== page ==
Organizer 1: David Lacombled, La villa numeris
Speaker 1: David Lacombled, Civil Society, Eastern European Group
Speaker 2: Jonsdottir Birgitta, Government, Western European and Others Group (WEOG)
Speaker 3: Veronique Delmotte, Civil Society, Western European and Others Group (WEOG)
Panel - 60 Min
Introduction of the subject by David Lacombled, president of "La Villa Numéris". He will then let all speakers to present alternately the Tools and experiments. M. Lacombled will then moderate the discussion by asking to each o the speakers questions to move on the consideration.
- Pia Mancini, founder of the tool "Democratie Open Source", Argentinian
- Birgitta Jonsdottir, spokespersonn of "Wikileaks", member of the icelandic parliament (Pirate Party), spokespersonn for "Constitution 2.0", Icelandic
- Thorgils Volundarson, organizer of the citizen consultation "Constitution 2.0", Icelandic
- Valentin Chaput, co-founder of "Open Source Politics", French
There is a diversity with our speakers because they are coming from different places al around th wordl but their experiments in order to engage citizens back into democracy will be interessant to analyse by trying to answer our main question.
Since the beginning of the digital revolution in the end of the XX. Century, we are living an absolute change of civilisation. This mutation generates or exacerbates crisis from various natures, to which different governments have failed to bring an answer. Citizens took the habit to express their opinions in the public area, to support projects in which they believe, and to have the right to get results.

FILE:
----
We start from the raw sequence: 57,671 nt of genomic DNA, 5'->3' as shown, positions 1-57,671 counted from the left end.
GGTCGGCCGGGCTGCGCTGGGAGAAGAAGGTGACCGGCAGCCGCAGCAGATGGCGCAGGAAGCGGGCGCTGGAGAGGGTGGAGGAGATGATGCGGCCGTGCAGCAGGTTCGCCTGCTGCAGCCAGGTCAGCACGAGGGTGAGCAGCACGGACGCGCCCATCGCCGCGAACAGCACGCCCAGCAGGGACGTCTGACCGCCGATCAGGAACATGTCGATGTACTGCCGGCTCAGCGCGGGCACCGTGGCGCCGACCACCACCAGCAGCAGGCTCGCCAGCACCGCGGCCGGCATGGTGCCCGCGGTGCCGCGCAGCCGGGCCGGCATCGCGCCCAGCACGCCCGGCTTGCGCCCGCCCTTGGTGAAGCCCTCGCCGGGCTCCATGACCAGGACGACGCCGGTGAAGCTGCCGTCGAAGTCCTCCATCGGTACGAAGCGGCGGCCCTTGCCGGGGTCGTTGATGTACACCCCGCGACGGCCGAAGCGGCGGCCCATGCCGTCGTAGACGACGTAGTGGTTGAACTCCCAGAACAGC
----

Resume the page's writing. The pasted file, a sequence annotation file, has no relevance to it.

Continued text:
Citizens now share the feeling that the elite is not listening to them. As in the trade world, they try to take the power back through various initiatives around the world. They have the firm will to be involved in the public governance by using a participative democracy. Hence, some of them developed digital tools in order to mobilize themselves, to debate, to raise their voices beyond periods of electoral campaigns. These tools are likened to the notion of Civitechs, that is to say technology at the service of governmental transparency and civic participation.
There is no perfect model and no claim that digital tools are going to solve all problems. However, they can bring more transparency in public governance, which is essential to restore citizen’s trust in the elected representatives and be more efficient to act.
Thus, it is not about suppressing the State but about democratizing it, making it a partner of trust, coordinator of the reborn citizen’s engagement: a real restorer of trust.
The Civitech could then become an opportunity for politicians to build a common vision, in order to live better together in our cities and our nations.
M. Lacombled is here to manage the speakers and the audience members. The session will start by an introduction of M. Lacombled (5 minutes); 15 minutes will then be allow to let all speakers to present their point of view. The next 20 minutes will be used by David Lacombleed to asks questions to the speakers so the discussion can go on. The next 15 minutes are for the question of the public (in the room and online with the help of our online moderator). The last 5 minutes will be for M. Lacombled to conclude this Session.
How can we engage the citizen back into the present democracy and the present nation?
- How to engage the citizen back in the local and national activity?
- How to involve more citizens in public affairs?
- How to build bridges between physical and digital exchanges between citizens and elected representatives to relay chosen actions?
We will use a software named "Klaxoon". By giving a mic to the speakers, people outside can so hear the discussion, vote, intervene and ask question. The online moderator will be here to make sure the outside people will have as much time as in the room. Furthermore, we already used this tool in the past for our session.